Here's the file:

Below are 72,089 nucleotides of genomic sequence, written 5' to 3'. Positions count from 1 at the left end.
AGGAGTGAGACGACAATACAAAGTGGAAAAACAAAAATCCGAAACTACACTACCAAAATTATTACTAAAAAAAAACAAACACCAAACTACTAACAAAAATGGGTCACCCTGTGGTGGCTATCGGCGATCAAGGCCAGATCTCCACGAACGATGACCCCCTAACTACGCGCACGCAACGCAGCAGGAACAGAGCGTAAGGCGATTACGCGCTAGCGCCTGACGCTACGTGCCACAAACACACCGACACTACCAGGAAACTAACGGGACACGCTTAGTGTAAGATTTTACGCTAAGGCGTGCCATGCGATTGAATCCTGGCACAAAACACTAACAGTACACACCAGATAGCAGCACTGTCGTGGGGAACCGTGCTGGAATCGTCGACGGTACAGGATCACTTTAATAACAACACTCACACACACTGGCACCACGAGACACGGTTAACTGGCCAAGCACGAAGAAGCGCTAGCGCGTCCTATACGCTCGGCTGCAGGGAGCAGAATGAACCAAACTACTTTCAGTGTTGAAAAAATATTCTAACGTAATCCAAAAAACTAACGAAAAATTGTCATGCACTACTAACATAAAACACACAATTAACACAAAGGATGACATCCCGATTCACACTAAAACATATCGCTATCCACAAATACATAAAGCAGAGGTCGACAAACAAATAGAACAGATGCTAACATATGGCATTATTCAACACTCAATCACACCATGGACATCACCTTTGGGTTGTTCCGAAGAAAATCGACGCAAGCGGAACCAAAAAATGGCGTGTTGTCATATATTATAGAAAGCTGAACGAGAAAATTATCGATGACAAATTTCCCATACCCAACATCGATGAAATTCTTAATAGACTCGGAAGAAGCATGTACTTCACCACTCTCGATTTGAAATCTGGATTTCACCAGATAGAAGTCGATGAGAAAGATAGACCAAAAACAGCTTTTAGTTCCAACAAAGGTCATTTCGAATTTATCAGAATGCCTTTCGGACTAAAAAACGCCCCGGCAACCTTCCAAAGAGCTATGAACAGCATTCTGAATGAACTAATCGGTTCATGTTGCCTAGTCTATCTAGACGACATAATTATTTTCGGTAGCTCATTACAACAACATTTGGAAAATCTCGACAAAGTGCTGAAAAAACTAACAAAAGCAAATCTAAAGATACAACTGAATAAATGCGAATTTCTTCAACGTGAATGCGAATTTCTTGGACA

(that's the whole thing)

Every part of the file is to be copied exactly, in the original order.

Below are 72,089 nucleotides of genomic sequence, written 5' to 3'. Positions count from 1 at the left end.
AGGAGTGAGACGACAATACAAAGTGGAAAAACAAAAATCCGAAACTACACTACCAAAATTATTACTAAAAAAAAACAAACACCAAACTACTAACAAAAATGGGTCACCCTGTGGTGGCTATCGGCGATCAAGGCCAGATCTCCACGAACGATGACCCCCTAACTACGCGCACGCAACGCAGCAGGAACAGAGCGTAAGGCGATTACGCGCTAGCGCCTGACGCTACGTGCCACAAACACACCGACACTACCAGGAAACTAACGGGACACGCTTAGTGTAAGATTTTACGCTAAGGCGTGCCATGCGATTGAATCCTGGCACAAAACACTAACAGTACACACCAGATAGCAGCACTGTCGTGGGGAACCGTGCTGGAATCGTCGACGGTACAGGATCACTTTAATAACAACACTCACACACACTGGCACCACGAGACACGGTTAACTGGCCAAGCACGAAGAAGCGCTAGCGCGTCCTATACGCTCGGCTGCAGGGAGCAGAATGAACCAAACTACTTTCAGTGTTGAAAAAATATTCTAACGTAATCCAAAAAACTAACGAAAAATTGTCATGCACTACTAACATAAAACACACAATTAACACAAAGGATGACATCCCGATTCACACTAAAACATATCGCTATCCACAAATACATAAAGCAGAGGTCGACAAACAAATAGAACAGATGCTAACATATGGCATTATTCAACACTCAATCACACCATGGACATCACCTTTGGGTTGTTCCGAAGAAAATCGACGCAAGCGGAACCAAAAAATGGCGTGTTGTCATATATTATAGAAAGCTGAACGAGAAAATTATCGATGACAAATTTCCCATACCCAACATCGATGAAATTCTTAATAGACTCGGAAGAAGCATGTACTTCACCACTCTCGATTTGAAATCTGGATTTCACCAGATAGAAGTCGATGAGAAAGATAGACCAAAAACAGCTTTTAGTTCCAACAAAGGTCATTTCGAATTTATCAGAATGCCTTTCGGACTAAAAAACGCCCCGGCAACCTTCCAAAGAGCTATGAACAGCATTCTGAATGAACTAATCGGTTCATGTTGCCTAGTCTATCTAGACGACATAATTATTTTCGGTAGCTCATTACAACAACATTTGGAAAATCTCGACAAAGTGCTGAAAAAACTAACAAAAGCAAATCTAAAGATACAACTGAATAAATGCGAATTTCTTCAACGTGAATGCGAATTTCTTGGACA